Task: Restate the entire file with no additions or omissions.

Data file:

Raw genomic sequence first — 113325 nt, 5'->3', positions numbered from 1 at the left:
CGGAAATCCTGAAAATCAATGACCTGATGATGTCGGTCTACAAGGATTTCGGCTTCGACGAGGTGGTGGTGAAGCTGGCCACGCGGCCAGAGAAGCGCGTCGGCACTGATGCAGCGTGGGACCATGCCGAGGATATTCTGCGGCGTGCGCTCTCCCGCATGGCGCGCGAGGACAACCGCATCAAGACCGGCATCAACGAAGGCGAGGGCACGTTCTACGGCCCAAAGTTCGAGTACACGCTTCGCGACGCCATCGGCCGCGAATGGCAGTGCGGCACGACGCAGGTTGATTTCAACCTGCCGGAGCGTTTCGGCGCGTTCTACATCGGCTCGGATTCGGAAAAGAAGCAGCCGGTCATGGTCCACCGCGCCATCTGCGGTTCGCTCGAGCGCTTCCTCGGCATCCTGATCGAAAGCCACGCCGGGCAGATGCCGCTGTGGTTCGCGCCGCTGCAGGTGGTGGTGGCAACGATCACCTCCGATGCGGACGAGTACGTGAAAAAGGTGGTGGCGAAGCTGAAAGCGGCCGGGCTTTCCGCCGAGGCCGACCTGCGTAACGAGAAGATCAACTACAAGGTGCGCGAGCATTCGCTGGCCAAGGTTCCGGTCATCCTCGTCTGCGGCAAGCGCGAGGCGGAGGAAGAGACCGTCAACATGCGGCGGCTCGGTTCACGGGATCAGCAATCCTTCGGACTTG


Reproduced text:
Raw genomic sequence first — 113325 nt, 5'->3', positions numbered from 1 at the left:
CGGAAATCCTGAAAATCAATGACCTGATGATGTCGGTCTACAAGGATTTCGGCTTCGACGAGGTGGTGGTGAAGCTGGCCACGCGGCCAGAGAAGCGCGTCGGCACTGATGCAGCGTGGGACCATGCCGAGGATATTCTGCGGCGTGCGCTCTCCCGCATGGCGCGCGAGGACAACCGCATCAAGACCGGCATCAACGAAGGCGAGGGCACGTTCTACGGCCCAAAGTTCGAGTACACGCTTCGCGACGCCATCGGCCGCGAATGGCAGTGCGGCACGACGCAGGTTGATTTCAACCTGCCGGAGCGTTTCGGCGCGTTCTACATCGGCTCGGATTCGGAAAAGAAGCAGCCGGTCATGGTCCACCGCGCCATCTGCGGTTCGCTCGAGCGCTTCCTCGGCATCCTGATCGAAAGCCACGCCGGGCAGATGCCGCTGTGGTTCGCGCCGCTGCAGGTGGTGGTGGCAACGATCACCTCCGATGCGGACGAGTACGTGAAAAAGGTGGTGGCGAAGCTGAAAGCGGCCGGGCTTTCCGCCGAGGCCGACCTGCGTAACGAGAAGATCAACTACAAGGTGCGCGAGCATTCGCTGGCCAAGGTTCCGGTCATCCTCGTCTGCGGCAAGCGCGAGGCGGAGGAAGAGACCGTCAACATGCGGCGGCTCGGTTCACGGGATCAGCAATCCTTCGGACTTG